Since the early 1990s, conflict around the world has been marked by ethnic tensions, and increasingly minorities are calling for political recognition and respect for their cultural identities. Within the area of human rights, the concept of cultural rights has the potential to address the injustices these communities suffer. Yet scholars and practitioners have paid surprisingly little attention to cultural rights, despite the fact that they have been enshrined in international law since 1966 when the United Nations adopted the International Covenant on Civil and Political Rights (Article 27)and the International Covenant on Economic, Social and Cultural Rights (Article 15). This issue of Human Rights Dialogue focuses on the evolving concept of cultural rights and explores its potential effectiveness both in achieving social justice and advancing the rights claims of ethnic minorities, indigenous peoples and other cultural communities. Contributions from scholars and practitioners bring insight to the context of particular claims for cultural rights or cultural rights abuses, as well as the actions being taken to address them.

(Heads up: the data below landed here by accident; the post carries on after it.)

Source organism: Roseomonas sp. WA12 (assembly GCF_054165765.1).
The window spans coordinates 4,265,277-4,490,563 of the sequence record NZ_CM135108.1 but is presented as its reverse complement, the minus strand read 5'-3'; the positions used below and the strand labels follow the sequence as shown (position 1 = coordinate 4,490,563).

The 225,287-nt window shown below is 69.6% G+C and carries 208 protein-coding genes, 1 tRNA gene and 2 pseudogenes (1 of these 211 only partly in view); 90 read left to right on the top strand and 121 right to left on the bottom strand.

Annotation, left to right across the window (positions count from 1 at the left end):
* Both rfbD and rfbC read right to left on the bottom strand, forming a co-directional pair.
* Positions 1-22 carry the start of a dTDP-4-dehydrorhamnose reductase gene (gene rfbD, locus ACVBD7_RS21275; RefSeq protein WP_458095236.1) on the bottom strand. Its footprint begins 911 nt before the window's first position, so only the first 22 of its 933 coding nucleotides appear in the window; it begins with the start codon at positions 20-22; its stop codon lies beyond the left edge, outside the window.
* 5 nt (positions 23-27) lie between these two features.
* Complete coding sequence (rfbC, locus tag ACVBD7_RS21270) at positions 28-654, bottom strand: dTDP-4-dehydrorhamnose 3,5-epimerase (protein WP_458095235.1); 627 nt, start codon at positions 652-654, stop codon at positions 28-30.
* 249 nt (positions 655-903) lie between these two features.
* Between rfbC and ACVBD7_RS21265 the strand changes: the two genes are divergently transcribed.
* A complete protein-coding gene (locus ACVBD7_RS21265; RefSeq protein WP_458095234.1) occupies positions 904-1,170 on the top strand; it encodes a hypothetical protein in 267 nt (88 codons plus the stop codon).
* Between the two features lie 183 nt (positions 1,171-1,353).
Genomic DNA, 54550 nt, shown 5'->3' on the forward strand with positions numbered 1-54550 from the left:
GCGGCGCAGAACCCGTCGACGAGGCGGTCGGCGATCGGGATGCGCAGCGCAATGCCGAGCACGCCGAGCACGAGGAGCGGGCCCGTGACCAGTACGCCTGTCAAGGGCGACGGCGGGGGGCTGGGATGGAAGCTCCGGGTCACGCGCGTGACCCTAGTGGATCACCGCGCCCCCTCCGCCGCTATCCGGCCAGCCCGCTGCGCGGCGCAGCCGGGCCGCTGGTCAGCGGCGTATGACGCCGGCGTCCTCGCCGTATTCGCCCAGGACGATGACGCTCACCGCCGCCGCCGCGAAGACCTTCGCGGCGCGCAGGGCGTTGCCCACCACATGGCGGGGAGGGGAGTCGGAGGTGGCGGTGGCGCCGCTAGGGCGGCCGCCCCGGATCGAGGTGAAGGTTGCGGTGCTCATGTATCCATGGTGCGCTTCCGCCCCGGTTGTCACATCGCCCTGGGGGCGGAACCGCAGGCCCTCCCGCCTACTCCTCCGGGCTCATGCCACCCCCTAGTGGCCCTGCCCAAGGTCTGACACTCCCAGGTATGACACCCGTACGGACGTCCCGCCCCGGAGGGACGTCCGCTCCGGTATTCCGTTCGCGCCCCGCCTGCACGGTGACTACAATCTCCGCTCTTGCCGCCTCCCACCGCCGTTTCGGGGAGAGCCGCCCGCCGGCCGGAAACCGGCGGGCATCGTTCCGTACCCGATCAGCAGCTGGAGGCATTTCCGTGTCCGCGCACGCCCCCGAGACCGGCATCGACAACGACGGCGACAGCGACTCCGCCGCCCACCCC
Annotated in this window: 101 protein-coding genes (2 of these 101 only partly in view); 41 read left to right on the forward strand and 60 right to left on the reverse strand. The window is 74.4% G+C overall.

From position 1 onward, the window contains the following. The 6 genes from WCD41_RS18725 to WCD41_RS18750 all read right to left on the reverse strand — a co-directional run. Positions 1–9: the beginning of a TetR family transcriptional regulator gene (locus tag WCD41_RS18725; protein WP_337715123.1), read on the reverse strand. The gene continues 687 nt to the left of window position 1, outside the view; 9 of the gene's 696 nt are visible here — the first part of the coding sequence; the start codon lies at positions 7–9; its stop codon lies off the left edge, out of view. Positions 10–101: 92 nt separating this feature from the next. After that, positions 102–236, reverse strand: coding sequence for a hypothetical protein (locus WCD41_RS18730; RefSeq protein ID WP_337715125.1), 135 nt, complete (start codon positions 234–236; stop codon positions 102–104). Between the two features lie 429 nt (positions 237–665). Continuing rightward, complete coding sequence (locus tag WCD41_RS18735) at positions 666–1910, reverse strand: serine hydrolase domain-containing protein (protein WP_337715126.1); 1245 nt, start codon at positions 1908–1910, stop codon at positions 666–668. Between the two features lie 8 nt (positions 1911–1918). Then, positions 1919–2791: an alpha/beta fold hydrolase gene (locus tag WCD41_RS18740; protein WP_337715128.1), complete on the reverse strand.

- Section One Introduction: The Case for Cultural Rights
- Rethinking Cultural Genocide Under International Law
- "This Forest Is Ours"
- Language Rights And Guarani Renaissance In Bolivia
- The Stolen Generation: Aboriginal Children In Australia
- Section Two Introduction: Claims, Claimants and Conflicts
- Women's Rights As Cultural Rights: The Case Of The Irish Travellers
- A Chinese Lesson On Cultural Rights
- Cultural Rights In The Age Of The 'War On Terror'
- When Rites Are Rights: Cultural Challenges To Marriage Laws
- Section Three Introduction: Institutionalization and Standardization
- The Distinctive Culture Test
- A European Experiment In Protecting Cultural Rights
- The UN Human Rights Committee's Decisions
- Cultural Rights And Intellectual Property Debates
- A South African Commission's Mandate To Protect Cultural Rights
- World Heritage Rights Versus National Cultural Property Rights: The Case of the Jikji